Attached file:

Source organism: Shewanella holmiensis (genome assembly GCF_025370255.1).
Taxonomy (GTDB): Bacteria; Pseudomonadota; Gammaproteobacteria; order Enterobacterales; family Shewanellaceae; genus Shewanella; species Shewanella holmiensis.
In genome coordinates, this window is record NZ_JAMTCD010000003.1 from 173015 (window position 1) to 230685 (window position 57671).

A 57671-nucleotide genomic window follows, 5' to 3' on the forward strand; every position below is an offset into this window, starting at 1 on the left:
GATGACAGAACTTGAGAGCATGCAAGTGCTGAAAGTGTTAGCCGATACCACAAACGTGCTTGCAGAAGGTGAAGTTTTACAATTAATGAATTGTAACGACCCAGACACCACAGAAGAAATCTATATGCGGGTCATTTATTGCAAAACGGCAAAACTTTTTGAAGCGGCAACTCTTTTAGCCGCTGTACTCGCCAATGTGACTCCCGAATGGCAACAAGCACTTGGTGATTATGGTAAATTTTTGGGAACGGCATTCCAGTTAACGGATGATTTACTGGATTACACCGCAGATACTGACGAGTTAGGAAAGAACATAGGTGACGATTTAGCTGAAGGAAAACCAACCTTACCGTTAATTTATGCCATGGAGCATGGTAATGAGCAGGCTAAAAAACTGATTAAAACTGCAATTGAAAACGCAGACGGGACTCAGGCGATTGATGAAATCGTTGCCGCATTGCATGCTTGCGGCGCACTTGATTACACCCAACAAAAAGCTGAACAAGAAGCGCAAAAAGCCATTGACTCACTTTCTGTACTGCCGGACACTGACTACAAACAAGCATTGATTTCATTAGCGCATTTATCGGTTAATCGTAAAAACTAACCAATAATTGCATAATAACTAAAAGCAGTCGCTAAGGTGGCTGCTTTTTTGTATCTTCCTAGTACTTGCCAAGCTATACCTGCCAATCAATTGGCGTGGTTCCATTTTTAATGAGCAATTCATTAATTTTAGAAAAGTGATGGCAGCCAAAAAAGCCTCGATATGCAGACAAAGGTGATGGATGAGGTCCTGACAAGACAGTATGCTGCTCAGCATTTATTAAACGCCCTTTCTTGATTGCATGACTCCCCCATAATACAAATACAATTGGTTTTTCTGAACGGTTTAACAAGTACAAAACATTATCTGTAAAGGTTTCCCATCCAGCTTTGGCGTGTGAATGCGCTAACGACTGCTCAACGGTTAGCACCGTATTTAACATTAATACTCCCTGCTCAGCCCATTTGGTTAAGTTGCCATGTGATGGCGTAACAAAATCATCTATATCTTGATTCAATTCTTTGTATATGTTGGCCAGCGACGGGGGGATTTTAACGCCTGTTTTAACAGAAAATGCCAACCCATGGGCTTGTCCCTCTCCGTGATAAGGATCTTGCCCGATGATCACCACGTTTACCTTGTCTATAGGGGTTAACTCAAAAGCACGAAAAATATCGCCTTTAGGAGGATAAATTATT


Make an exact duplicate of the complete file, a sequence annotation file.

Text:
Source organism: Shewanella holmiensis (genome assembly GCF_025370255.1).
Taxonomy (GTDB): Bacteria; Pseudomonadota; Gammaproteobacteria; order Enterobacterales; family Shewanellaceae; genus Shewanella; species Shewanella holmiensis.
In genome coordinates, this window is record NZ_JAMTCD010000003.1 from 173015 (window position 1) to 230685 (window position 57671).

A 57671-nucleotide genomic window follows, 5' to 3' on the forward strand; every position below is an offset into this window, starting at 1 on the left:
GATGACAGAACTTGAGAGCATGCAAGTGCTGAAAGTGTTAGCCGATACCACAAACGTGCTTGCAGAAGGTGAAGTTTTACAATTAATGAATTGTAACGACCCAGACACCACAGAAGAAATCTATATGCGGGTCATTTATTGCAAAACGGCAAAACTTTTTGAAGCGGCAACTCTTTTAGCCGCTGTACTCGCCAATGTGACTCCCGAATGGCAACAAGCACTTGGTGATTATGGTAAATTTTTGGGAACGGCATTCCAGTTAACGGATGATTTACTGGATTACACCGCAGATACTGACGAGTTAGGAAAGAACATAGGTGACGATTTAGCTGAAGGAAAACCAACCTTACCGTTAATTTATGCCATGGAGCATGGTAATGAGCAGGCTAAAAAACTGATTAAAACTGCAATTGAAAACGCAGACGGGACTCAGGCGATTGATGAAATCGTTGCCGCATTGCATGCTTGCGGCGCACTTGATTACACCCAACAAAAAGCTGAACAAGAAGCGCAAAAAGCCATTGACTCACTTTCTGTACTGCCGGACACTGACTACAAACAAGCATTGATTTCATTAGCGCATTTATCGGTTAATCGTAAAAACTAACCAATAATTGCATAATAACTAAAAGCAGTCGCTAAGGTGGCTGCTTTTTTGTATCTTCCTAGTACTTGCCAAGCTATACCTGCCAATCAATTGGCGTGGTTCCATTTTTAATGAGCAATTCATTAATTTTAGAAAAGTGATGGCAGCCAAAAAAGCCTCGATATGCAGACAAAGGTGATGGATGAGGTCCTGACAAGACAGTATGCTGCTCAGCATTTATTAAACGCCCTTTCTTGATTGCATGACTCCCCCATAATACAAATACAATTGGTTTTTCTGAACGGTTTAACAAGTACAAAACATTATCTGTAAAGGTTTCCCATCCAGCTTTGGCGTGTGAATGCGCTAACGACTGCTCAACGGTTAGCACCGTATTTAACATTAATACTCCCTGCTCAGCCCATTTGGTTAAGTTGCCATGTGATGGCGTAACAAAATCATCTATATCTTGATTCAATTCTTTGTATATGTTGGCCAGCGACGGGGGGATTTTAACGCCTGTTTTAACAGAAAATGCCAACCCATGGGCTTGTCCCTCTCCGTGATAAGGATCTTGCCCGATGATCACCACGTTTACCTTGTCTATAGGGGTTAACTCAAAAGCACGAAAAATATCGCCTTTAGGAGGATAAATTATT